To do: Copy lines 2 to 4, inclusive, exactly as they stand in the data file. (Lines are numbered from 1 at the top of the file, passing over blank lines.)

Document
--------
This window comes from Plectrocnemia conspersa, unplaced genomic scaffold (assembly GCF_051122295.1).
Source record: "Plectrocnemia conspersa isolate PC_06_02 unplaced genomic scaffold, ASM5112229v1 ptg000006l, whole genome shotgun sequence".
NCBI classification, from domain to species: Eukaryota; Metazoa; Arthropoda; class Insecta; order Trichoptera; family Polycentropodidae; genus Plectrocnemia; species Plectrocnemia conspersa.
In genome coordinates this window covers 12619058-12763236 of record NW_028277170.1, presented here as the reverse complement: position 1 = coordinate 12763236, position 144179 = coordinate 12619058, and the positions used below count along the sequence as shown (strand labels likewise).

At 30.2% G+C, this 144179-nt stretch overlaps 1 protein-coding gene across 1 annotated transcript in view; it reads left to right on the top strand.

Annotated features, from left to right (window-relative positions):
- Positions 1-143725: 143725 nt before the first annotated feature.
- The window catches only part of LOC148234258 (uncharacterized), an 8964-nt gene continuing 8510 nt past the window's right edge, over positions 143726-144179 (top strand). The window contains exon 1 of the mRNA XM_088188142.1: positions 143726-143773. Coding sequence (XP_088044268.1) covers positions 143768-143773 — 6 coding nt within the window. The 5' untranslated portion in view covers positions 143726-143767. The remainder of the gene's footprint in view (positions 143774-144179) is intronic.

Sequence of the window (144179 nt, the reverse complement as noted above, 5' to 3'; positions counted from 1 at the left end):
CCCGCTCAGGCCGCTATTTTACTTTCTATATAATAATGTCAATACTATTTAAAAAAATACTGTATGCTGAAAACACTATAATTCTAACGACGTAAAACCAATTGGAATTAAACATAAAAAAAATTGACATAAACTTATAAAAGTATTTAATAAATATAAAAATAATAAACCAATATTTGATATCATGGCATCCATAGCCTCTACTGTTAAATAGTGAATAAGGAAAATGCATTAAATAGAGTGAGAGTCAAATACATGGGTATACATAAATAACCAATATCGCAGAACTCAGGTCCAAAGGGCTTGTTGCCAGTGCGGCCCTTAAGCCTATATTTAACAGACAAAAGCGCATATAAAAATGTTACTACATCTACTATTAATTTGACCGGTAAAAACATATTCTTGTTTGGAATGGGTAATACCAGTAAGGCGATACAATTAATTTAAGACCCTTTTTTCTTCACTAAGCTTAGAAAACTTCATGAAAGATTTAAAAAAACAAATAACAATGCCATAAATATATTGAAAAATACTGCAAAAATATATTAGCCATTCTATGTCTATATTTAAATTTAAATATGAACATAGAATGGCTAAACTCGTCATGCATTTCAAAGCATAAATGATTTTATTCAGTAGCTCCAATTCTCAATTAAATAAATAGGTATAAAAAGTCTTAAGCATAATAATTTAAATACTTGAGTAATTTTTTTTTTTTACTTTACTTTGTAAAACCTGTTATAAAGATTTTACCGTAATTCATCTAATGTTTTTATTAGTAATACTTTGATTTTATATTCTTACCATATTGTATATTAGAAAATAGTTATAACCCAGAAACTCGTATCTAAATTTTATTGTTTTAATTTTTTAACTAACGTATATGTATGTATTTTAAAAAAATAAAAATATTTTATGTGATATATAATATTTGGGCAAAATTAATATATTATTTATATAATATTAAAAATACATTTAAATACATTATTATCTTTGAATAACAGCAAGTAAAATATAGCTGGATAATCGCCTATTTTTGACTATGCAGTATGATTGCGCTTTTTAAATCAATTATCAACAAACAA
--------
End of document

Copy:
Source record: "Plectrocnemia conspersa isolate PC_06_02 unplaced genomic scaffold, ASM5112229v1 ptg000006l, whole genome shotgun sequence".
NCBI classification, from domain to species: Eukaryota; Metazoa; Arthropoda; class Insecta; order Trichoptera; family Polycentropodidae; genus Plectrocnemia; species Plectrocnemia conspersa.
In genome coordinates this window covers 12619058-12763236 of record NW_028277170.1, presented here as the reverse complement: position 1 = coordinate 12763236, position 144179 = coordinate 12619058, and the positions used below count along the sequence as shown (strand labels likewise).